This I had not known, but apparently it is old news:
The symbolic kingpin of interchangeable parts production fell in 1960 when Robert S. Woodbury published his essay “The Legend of Eli Whitney and Interchangeable Parts”…Woodbury convincingly argued that the parts of Whitney’s guns were not in fact constructed with interchangeable parts…
With Eli Whitney reinterpreted as a promoter rather than as a pioneer of machine-made interchangeable parts manufacture, it remained for Merritt Roe Smith to identify conclusively the personnel and the circumstances of this fundamental step in the development of mass production. Smith demonstrated that the United States Ordnance Department was the prime mover in bringing about machine-made interchangeable parts production of small arms. The national armory at Springfield, Massachusetts, played a major role in this process, especially in its efforts to coordinate its operations with those of the Harpers Ferry Armory and John Hall’s experimental rifle factory, also at Harpers Ferry.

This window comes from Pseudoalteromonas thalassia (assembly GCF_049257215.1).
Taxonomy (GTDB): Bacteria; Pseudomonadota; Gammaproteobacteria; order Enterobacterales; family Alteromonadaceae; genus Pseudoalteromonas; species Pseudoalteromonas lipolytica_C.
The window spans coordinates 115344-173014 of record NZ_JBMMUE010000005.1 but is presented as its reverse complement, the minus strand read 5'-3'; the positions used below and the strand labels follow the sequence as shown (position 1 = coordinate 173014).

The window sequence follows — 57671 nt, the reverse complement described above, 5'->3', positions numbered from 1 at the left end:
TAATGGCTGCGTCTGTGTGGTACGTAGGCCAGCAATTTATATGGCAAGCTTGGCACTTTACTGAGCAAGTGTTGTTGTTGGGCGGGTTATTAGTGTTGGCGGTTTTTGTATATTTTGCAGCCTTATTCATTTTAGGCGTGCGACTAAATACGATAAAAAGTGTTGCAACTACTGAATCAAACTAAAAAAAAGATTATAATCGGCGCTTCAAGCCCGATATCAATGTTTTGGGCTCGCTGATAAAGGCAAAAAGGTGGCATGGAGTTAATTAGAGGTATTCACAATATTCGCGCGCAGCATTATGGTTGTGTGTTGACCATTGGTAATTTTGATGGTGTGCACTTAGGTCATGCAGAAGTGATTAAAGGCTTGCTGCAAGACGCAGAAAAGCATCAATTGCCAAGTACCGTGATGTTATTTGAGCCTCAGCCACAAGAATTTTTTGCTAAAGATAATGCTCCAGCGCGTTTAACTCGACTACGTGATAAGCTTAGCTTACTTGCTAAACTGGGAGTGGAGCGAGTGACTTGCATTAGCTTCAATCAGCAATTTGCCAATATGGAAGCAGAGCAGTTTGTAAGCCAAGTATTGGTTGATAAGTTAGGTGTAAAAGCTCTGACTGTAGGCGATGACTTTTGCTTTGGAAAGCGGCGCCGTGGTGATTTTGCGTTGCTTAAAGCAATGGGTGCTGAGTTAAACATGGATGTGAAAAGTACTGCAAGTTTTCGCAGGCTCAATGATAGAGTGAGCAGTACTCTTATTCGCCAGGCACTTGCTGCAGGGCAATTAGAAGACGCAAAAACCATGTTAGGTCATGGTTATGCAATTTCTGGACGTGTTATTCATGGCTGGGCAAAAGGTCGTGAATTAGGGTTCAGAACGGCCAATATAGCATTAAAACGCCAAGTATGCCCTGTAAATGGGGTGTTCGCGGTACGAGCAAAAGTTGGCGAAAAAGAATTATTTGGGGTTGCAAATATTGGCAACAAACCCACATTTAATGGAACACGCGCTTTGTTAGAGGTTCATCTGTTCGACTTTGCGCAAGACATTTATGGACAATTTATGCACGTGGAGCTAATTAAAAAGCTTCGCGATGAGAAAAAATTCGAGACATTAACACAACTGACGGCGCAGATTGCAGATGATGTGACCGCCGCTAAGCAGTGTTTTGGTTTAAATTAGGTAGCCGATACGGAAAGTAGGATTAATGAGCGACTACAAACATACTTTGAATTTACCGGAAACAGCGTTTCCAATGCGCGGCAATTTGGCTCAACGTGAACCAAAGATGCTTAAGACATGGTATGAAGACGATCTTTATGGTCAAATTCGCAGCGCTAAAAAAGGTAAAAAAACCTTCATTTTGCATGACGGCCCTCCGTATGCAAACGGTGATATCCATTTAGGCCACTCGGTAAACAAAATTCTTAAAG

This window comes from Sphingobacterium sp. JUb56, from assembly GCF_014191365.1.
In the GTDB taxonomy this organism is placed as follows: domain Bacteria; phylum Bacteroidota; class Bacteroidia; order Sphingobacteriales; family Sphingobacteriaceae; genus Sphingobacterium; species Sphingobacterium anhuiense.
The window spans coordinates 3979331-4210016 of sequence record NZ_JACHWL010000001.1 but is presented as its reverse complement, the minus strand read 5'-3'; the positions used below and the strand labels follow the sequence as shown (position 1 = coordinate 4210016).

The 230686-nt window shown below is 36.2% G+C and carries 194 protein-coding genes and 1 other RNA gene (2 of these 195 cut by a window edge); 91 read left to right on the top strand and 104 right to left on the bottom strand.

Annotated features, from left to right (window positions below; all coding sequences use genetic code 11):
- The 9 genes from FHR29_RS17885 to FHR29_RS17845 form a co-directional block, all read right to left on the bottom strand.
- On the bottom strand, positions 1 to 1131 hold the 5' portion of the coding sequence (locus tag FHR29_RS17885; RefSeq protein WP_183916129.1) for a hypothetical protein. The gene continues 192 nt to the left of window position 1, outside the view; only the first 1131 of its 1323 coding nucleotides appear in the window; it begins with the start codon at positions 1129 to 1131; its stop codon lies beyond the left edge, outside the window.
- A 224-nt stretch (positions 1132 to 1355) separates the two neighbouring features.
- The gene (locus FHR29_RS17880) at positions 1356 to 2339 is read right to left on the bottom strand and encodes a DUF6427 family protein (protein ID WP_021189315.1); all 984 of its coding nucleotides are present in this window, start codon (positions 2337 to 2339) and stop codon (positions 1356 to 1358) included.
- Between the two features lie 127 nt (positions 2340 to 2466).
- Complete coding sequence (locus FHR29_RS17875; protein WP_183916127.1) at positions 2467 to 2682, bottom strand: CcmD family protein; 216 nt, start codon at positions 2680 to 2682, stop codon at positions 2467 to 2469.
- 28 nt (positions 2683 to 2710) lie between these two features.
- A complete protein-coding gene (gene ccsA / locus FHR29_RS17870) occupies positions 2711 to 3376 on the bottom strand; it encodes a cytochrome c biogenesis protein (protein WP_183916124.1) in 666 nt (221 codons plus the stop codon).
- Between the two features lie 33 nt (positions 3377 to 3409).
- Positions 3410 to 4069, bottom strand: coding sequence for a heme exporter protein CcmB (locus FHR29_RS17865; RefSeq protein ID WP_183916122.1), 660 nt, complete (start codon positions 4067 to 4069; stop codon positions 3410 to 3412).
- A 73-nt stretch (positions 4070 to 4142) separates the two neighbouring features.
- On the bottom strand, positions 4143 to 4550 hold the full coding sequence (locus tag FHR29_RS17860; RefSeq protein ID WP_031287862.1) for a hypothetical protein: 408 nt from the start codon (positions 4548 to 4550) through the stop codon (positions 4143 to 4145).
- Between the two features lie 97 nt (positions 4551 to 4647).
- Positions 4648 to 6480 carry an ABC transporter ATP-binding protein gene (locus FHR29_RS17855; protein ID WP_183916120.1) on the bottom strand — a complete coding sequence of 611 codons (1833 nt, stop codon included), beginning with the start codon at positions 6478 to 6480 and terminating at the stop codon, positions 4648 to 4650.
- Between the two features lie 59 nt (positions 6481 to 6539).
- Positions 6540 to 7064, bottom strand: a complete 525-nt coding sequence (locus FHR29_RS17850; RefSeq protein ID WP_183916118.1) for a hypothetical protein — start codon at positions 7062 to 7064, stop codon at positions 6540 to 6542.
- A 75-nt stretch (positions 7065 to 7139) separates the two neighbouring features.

That is from David A. Hounshell’s excellent From the American System to Mass Production, 1800-1932. Here is a related article, possibly gated, here is another.